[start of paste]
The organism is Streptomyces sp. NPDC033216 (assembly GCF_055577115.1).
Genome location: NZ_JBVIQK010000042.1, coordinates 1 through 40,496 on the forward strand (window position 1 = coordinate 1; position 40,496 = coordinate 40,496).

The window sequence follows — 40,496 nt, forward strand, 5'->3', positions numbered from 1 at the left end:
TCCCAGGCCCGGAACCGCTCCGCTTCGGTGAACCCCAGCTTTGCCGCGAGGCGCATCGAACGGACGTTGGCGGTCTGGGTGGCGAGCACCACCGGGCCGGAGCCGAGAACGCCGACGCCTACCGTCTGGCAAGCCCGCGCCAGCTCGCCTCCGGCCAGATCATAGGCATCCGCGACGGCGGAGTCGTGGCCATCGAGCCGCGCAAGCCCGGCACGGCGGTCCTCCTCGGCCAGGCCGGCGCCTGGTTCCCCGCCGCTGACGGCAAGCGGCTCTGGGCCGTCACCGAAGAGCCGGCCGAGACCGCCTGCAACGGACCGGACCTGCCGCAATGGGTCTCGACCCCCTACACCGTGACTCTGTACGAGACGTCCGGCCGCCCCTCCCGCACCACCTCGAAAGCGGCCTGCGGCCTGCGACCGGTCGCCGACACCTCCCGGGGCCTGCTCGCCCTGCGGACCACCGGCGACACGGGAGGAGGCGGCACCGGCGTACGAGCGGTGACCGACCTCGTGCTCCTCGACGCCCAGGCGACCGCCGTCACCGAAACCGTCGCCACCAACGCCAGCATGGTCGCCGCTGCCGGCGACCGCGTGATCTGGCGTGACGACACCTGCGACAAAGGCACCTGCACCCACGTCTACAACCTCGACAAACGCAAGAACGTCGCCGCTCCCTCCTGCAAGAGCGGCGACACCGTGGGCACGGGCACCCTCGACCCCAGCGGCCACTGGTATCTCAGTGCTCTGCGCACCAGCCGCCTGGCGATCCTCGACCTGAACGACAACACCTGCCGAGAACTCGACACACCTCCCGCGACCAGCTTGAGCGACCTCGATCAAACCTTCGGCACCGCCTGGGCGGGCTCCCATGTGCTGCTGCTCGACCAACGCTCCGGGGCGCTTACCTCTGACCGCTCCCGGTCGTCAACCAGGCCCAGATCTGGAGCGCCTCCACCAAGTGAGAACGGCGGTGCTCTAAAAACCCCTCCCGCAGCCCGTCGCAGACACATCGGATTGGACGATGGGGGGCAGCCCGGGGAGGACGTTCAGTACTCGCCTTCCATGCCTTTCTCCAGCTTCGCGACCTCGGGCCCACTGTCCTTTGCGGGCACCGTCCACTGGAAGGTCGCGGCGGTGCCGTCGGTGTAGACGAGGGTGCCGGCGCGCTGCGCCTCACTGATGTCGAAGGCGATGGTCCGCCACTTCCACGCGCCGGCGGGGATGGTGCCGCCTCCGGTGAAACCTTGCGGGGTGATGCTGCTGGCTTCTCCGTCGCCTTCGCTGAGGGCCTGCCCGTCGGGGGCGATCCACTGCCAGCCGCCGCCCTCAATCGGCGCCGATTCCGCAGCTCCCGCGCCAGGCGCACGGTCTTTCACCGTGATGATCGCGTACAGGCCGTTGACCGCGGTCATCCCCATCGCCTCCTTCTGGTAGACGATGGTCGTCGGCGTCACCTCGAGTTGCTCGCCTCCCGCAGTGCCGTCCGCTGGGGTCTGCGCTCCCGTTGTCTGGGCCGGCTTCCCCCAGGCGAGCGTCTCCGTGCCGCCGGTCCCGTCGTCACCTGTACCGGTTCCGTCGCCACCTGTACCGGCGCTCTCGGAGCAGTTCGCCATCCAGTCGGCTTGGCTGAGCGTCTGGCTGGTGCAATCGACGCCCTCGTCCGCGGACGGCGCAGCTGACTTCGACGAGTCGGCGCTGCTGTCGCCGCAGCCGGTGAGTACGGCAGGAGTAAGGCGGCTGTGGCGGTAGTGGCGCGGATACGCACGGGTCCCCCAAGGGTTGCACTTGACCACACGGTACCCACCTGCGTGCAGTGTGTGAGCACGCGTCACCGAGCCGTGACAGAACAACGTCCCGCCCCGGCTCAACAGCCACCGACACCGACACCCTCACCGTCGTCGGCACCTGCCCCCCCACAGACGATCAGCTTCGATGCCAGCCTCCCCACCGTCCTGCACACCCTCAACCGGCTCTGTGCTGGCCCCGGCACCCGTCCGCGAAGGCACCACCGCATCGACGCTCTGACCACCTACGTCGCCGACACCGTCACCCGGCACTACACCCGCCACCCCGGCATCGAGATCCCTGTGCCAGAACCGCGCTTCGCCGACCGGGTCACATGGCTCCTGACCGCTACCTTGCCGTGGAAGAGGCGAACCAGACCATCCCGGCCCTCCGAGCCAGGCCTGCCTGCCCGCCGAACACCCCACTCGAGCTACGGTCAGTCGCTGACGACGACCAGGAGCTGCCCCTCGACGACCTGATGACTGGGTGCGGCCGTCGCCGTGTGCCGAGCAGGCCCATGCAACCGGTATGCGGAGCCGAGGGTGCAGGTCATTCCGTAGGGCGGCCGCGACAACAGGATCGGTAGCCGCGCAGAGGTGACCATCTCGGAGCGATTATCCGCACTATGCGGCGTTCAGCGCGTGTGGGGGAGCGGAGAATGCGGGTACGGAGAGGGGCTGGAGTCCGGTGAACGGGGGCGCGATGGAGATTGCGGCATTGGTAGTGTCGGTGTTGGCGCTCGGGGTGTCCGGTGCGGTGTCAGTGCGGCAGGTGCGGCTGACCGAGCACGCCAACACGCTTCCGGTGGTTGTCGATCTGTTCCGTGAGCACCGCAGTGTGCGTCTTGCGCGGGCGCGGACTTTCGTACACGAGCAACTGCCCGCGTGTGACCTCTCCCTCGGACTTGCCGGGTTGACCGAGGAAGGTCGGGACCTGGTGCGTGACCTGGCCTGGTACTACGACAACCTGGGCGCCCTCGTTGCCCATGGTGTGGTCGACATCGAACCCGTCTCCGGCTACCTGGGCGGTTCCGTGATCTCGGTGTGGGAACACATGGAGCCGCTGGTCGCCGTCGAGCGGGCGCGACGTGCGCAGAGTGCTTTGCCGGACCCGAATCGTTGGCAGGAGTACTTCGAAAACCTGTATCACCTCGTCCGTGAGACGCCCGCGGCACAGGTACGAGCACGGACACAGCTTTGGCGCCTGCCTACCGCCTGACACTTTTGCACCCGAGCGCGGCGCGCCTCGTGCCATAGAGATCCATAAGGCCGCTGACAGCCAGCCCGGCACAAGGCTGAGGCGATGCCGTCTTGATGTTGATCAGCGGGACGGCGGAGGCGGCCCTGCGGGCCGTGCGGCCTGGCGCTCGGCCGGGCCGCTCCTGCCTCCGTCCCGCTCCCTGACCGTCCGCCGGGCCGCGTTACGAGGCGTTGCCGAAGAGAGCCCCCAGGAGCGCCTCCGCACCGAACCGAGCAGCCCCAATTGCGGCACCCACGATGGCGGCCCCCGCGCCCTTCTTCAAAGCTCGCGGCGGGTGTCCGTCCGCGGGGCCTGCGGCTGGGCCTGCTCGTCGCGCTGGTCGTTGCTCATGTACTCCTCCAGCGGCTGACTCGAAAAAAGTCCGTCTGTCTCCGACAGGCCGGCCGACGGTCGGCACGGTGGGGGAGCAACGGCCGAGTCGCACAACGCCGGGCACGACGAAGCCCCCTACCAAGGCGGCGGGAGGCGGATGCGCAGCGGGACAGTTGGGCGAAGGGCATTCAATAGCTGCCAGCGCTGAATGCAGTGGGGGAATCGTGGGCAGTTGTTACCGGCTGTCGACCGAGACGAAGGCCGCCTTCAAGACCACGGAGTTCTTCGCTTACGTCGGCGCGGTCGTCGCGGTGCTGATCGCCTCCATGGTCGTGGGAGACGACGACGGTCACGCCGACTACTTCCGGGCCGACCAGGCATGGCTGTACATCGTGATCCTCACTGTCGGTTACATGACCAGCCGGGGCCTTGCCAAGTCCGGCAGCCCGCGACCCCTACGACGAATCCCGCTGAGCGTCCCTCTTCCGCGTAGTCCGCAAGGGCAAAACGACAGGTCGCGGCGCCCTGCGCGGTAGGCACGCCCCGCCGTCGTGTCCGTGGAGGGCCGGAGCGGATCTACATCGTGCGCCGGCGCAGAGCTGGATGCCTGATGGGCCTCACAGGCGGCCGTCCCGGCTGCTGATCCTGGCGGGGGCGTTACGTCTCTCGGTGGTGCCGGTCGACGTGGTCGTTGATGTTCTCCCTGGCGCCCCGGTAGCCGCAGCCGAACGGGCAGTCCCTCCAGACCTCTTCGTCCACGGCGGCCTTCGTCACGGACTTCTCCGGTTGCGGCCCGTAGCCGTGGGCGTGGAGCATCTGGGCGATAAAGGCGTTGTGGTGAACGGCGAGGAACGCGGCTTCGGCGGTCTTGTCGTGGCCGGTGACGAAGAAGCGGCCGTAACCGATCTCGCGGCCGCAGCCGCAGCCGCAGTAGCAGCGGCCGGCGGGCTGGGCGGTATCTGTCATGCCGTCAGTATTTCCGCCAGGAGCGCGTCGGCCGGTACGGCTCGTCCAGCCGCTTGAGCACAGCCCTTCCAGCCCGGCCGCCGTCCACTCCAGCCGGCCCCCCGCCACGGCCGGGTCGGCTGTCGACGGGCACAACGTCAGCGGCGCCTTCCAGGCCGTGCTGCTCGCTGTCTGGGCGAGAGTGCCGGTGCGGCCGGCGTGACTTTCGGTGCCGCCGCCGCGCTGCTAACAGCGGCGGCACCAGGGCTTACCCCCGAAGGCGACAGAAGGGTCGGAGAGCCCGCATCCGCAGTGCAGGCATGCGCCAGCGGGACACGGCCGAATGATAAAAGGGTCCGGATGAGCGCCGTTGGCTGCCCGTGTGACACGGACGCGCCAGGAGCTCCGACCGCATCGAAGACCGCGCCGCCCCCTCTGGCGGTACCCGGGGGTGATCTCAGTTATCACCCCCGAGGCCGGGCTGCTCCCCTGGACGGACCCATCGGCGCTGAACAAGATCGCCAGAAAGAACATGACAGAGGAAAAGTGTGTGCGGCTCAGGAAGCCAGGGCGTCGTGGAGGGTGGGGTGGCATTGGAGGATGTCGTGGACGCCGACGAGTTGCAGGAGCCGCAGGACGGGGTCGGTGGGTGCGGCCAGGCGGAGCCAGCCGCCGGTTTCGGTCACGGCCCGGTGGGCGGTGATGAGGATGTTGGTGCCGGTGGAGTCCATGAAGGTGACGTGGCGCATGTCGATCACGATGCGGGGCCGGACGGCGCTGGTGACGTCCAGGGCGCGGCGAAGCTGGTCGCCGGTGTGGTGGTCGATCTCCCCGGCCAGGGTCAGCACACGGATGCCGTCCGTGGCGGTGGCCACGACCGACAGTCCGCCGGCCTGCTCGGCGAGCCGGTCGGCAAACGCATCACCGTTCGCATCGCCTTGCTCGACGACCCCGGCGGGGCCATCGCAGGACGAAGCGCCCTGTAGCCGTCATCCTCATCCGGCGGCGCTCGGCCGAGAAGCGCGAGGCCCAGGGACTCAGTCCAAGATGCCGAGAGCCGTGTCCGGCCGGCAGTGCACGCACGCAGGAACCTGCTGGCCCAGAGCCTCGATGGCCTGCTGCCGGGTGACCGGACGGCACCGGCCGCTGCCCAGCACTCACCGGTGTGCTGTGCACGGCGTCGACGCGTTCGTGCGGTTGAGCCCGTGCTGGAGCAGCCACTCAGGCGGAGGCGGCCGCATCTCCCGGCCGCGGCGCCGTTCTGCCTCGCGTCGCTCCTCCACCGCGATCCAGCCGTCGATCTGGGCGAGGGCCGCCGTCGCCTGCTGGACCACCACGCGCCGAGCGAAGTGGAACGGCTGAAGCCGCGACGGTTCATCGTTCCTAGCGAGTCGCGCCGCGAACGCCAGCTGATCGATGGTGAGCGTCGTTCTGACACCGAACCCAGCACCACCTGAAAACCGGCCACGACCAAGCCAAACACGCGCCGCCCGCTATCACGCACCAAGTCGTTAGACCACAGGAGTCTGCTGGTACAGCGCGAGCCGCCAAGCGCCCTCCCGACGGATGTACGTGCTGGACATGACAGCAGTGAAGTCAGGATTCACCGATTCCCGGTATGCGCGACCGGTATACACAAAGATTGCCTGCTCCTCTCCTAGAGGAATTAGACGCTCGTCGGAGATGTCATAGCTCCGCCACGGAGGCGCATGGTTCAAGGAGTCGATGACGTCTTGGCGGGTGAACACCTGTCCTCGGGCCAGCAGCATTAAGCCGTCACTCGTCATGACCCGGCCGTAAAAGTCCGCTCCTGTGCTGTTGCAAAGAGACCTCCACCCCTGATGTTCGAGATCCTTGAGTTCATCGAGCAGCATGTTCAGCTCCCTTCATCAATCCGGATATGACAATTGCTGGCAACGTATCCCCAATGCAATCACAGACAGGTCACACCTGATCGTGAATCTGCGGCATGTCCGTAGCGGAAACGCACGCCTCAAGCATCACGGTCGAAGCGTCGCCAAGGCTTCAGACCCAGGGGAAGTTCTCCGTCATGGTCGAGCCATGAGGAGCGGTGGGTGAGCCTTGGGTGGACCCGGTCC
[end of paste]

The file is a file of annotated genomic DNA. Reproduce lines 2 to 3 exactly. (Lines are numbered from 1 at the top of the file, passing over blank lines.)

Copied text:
Genome location: NZ_JBVIQK010000042.1, coordinates 1 through 40,496 on the forward strand (window position 1 = coordinate 1; position 40,496 = coordinate 40,496).

The window sequence follows — 40,496 nt, forward strand, 5'->3', positions numbered from 1 at the left end: